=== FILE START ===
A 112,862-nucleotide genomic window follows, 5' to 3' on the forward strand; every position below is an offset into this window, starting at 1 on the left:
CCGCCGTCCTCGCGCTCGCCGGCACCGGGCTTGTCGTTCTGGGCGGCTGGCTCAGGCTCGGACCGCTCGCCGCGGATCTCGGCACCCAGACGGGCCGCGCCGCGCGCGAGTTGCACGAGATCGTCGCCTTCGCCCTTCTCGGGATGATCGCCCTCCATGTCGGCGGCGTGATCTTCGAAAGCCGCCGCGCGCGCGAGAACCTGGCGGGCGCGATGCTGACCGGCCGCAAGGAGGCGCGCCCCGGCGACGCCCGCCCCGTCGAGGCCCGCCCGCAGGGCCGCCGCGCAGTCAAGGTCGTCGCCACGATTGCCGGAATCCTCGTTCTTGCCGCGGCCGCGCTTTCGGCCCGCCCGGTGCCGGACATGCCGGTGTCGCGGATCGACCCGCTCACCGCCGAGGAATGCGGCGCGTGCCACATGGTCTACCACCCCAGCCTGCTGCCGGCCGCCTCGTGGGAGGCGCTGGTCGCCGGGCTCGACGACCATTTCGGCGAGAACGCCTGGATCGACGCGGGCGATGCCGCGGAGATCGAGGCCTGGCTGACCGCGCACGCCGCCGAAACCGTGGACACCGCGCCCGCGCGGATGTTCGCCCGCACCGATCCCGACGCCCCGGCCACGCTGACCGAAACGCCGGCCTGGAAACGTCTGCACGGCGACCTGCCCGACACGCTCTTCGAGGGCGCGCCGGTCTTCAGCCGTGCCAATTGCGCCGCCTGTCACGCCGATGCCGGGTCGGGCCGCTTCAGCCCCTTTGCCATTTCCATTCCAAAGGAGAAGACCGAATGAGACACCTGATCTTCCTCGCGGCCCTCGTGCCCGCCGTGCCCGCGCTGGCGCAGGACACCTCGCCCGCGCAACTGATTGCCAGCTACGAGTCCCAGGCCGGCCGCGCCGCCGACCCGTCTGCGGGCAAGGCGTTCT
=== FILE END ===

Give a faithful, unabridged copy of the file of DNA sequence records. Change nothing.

A 112,862-nucleotide genomic window follows, 5' to 3' on the forward strand; every position below is an offset into this window, starting at 1 on the left:
CCGCCGTCCTCGCGCTCGCCGGCACCGGGCTTGTCGTTCTGGGCGGCTGGCTCAGGCTCGGACCGCTCGCCGCGGATCTCGGCACCCAGACGGGCCGCGCCGCGCGCGAGTTGCACGAGATCGTCGCCTTCGCCCTTCTCGGGATGATCGCCCTCCATGTCGGCGGCGTGATCTTCGAAAGCCGCCGCGCGCGCGAGAACCTGGCGGGCGCGATGCTGACCGGCCGCAAGGAGGCGCGCCCCGGCGACGCCCGCCCCGTCGAGGCCCGCCCGCAGGGCCGCCGCGCAGTCAAGGTCGTCGCCACGATTGCCGGAATCCTCGTTCTTGCCGCGGCCGCGCTTTCGGCCCGCCCGGTGCCGGACATGCCGGTGTCGCGGATCGACCCGCTCACCGCCGAGGAATGCGGCGCGTGCCACATGGTCTACCACCCCAGCCTGCTGCCGGCCGCCTCGTGGGAGGCGCTGGTCGCCGGGCTCGACGACCATTTCGGCGAGAACGCCTGGATCGACGCGGGCGATGCCGCGGAGATCGAGGCCTGGCTGACCGCGCACGCCGCCGAAACCGTGGACACCGCGCCCGCGCGGATGTTCGCCCGCACCGATCCCGACGCCCCGGCCACGCTGACCGAAACGCCGGCCTGGAAACGTCTGCACGGCGACCTGCCCGACACGCTCTTCGAGGGCGCGCCGGTCTTCAGCCGTGCCAATTGCGCCGCCTGTCACGCCGATGCCGGGTCGGGCCGCTTCAGCCCCTTTGCCATTTCCATTCCAAAGGAGAAGACCGAATGAGACACCTGATCTTCCTCGCGGCCCTCGTGCCCGCCGTGCCCGCGCTGGCGCAGGACACCTCGCCCGCGCAACTGATTGCCAGCTACGAGTCCCAGGCCGGCCGCGCCGCCGACCCGTCTGCGGGCAAGGCGTTCT